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Agency Sued for Going by the Book & Not Reducing Replacement Cost



Insurance agents cannot be blamed for sometimes thinking that they can’t win. If a client does not buy a particular coverage and later has an uninsured loss, the agent can be sued. If they buy limits of insurance that later prove to not fully cover a loss, the agent can be sued. And, as a California agent learned, a lawsuit can follow when a client thinks they bought too much insurance. In this case, the insured actually sued a third party, and that third party sued the agent.

A California couple, who had put their home in a personal trust, carried homeowners insurance with the same carrier for many years. In 2016, their grandson, representing his grandmother and acting as trustee of the trust, requested a copy of the trust’s file from their insurance agent. He suspected that his grandparents’ home was “grossly over-insured.” (This was in California, where two-thirds of homeowners reported being under-insured following the 2017 North Bay wildfires.) He concluded that the home had been over-insured for several years. Consequently, he believed that the trust had paid excessive premiums for insurance limits that it would never be able to collect.

Two years later, he sued the insurance company and the appraisal company the insurer used to determine the replacement costs of homes. He alleged that the two had engaged in “a scheme to overcharge customers of homeowners' insurance by intentionally overestimating the replacement costs of homes.” A judge dismissed the suit based on a flaw in the grandson’s petition and gave him time to fix it. Fix it he did, and the judge declined to dismiss the amended lawsuit.

The appraisal company then sued the couple’s insurance agency. They charged the agency with failing to perform “the basic duties of an insurance broker” by not identifying the “inflated” coverage, recommending a change in carriers, and avoiding the overpayment of premiums. The court opinion did not reveal the amount of damages sought, but they must have been in five figures to justify the cost of a lawsuit. The agency asked the court to dismiss the suit.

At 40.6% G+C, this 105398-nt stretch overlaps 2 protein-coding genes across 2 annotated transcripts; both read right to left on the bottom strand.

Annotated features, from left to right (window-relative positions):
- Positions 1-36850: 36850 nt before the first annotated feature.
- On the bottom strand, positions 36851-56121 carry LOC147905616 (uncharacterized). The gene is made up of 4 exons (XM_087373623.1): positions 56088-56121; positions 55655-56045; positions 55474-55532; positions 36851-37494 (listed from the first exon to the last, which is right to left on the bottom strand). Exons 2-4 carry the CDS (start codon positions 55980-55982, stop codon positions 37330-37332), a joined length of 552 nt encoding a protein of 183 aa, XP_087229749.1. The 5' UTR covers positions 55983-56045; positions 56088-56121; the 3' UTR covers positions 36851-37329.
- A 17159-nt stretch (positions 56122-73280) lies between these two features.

The court granted the agency’s motion. The judge said that the appraisal company had a valid claim only if the agency had a particular duty of care to the trust and had not met that duty. Prior decisions by California courts had found that agents do not have a duty to recommend changes in insurance coverages to clients, unless the agents misrepresent “the nature, extent or scope of the coverage being … provided.” The appraisal company argued that this agency had misrepresented the coverage by managing the renewals without identifying the fact that the trust was over-insured.

The judge ruled otherwise. “Overland fails to describe with any specificity the alleged misrepresentations that trigged (sic) MDI's special duty to the Parduccis. … (T)he bare-bone allegations it pleads are not enough.”

There does not appear to be much this agency could have done to prevent this lawsuit. They sold and renewed a series of homeowners policies. The insureds were a couple with enough wealth that forming a personal trust for financial planning purposes made sense.The home was located in a state that has historically suffered severe wildfire seasons. During each of those seasons, stories appear in the press about homeowners who lacked sufficient limits. The agency had no reason to worry about excessive limits.

This was a case of a business being sued and looking for someone else to blame. There will always be people and organizations who choose to do that, and there is little agencies can do to stop them.


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